The photographs above are from a rental car I drove recently.  The only visible difference from these two buttons is that one has the very small “OFF” that appears to be illuminated in yellow and the other one has a very small “RUN” that appears to be illuminated in yellow. The one on the right is when the car engine is running. The one on the left is when the car engine is off.  Do you see how hard it is to tell the difference?  Sometimes these engines are so quiet the driver cannot tell whether he or she has correctly pressed the button all the way in to turn off the car. And because these cars have “fobs” now rather than actual keys, you may be carrying the fob in your pocket or in your purse and you may be still close enough to the car even when you are in your home that the car “thinks” the fob is still in the car and it will continue to run. When the garage is attached to the house, carbon monoxide fumes can quickly and easily travel into the home, sickening anyone inside. This is even more likely and foreseeable when the garage is attached to a town home, as it was in the recent tragedy in Milton. Not only did the carbon monoxide travel into the first town home where the running car was garaged, it continued to leak into the attached town homes, sickening others.

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I have noticed during this Coronavirus Pandemic that there are more bicyclists and walkers out on our streets than usual.  It seems everyone is trying to use the time they, otherwise, might be spending at their office, getting some much-needed exercise. Over the past two months, bicycle sales saw their biggest spike in the U.S. since the oil crisis of the 1970s. Sales of adult leisure bikes tripled in April while overall U.S. bike sales, including children’s’ and electric-assist bicycles, doubled from the year before. Sales of commuter and fitness bikes in the same month increased 66 percent, leisure bikes jumped 121 percent, children’s bikes went up 59 percent and electric bikes rose 85 percent. By the end of April, many stores and distributors had sold out of low-end consumer bikes. Now, the United States is facing a severe bicycle shortage as global supply chains, disrupted by the coronavirus outbreak, scramble to meet the surge in demand.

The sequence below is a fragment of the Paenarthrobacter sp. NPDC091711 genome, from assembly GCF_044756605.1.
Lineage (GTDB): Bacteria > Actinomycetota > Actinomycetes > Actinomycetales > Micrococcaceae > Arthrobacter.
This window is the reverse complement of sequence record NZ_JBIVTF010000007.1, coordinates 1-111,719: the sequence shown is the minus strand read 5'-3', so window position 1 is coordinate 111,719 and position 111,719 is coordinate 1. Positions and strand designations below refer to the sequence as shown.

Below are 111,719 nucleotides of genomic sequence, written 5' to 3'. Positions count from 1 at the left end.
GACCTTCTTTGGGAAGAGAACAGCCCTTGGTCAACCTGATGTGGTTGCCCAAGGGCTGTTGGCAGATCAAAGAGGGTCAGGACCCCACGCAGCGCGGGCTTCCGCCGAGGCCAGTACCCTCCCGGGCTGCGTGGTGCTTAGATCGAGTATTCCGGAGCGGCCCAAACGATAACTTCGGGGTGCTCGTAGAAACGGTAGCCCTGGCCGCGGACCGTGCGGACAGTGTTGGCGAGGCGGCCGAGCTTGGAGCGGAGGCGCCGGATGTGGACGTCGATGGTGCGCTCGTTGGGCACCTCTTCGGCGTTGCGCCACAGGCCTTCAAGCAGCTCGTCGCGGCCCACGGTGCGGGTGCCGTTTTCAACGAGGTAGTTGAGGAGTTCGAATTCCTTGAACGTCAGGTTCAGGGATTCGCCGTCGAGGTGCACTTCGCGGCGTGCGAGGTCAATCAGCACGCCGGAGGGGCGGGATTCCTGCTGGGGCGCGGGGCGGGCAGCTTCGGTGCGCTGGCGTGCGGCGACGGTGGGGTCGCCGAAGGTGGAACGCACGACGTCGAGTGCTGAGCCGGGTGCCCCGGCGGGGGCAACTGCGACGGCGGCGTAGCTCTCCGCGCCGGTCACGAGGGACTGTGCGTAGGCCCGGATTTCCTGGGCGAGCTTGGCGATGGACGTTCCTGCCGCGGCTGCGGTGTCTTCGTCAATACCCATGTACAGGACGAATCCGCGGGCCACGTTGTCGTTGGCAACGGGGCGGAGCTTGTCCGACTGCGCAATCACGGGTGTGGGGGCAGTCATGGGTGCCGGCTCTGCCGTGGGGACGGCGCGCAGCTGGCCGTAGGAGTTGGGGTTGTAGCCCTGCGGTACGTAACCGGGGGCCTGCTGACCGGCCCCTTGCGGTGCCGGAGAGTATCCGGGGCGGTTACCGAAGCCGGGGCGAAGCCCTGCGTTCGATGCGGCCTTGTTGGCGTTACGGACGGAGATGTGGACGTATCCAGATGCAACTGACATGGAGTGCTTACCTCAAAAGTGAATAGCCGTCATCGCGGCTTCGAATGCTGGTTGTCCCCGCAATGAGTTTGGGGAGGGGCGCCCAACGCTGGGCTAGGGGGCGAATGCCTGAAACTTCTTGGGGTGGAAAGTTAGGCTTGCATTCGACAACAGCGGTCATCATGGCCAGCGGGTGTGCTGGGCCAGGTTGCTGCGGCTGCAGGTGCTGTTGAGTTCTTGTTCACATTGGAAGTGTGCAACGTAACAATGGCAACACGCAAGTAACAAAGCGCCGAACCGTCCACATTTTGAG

Unfortunately, with so many extra pedestrians and bicyclists on the street come more injuries from being hit by a car or truck.  This is especially true as walkers often walk in the streets themselves rather than the sidewalk to distance themselves from other walkers on the sidewalks. For bicyclists, many are hopping on bikes for the first time in years and may not be used to the traffic encountered on certain streets and the danger it brings.  In New York City, for example, bicyling injuires were up 43% during the Coronvirus crisis. I have not seen similar government-maintained statistics for Georgia, although the Department of Highway Safety does still have online a manual for bicycle riders from 2006.  You may find all of Georgia’s rules and ordinances regarding riding a bicycle on the Georgia Deparment of Highway Safety’s website, although it may be a little out of date.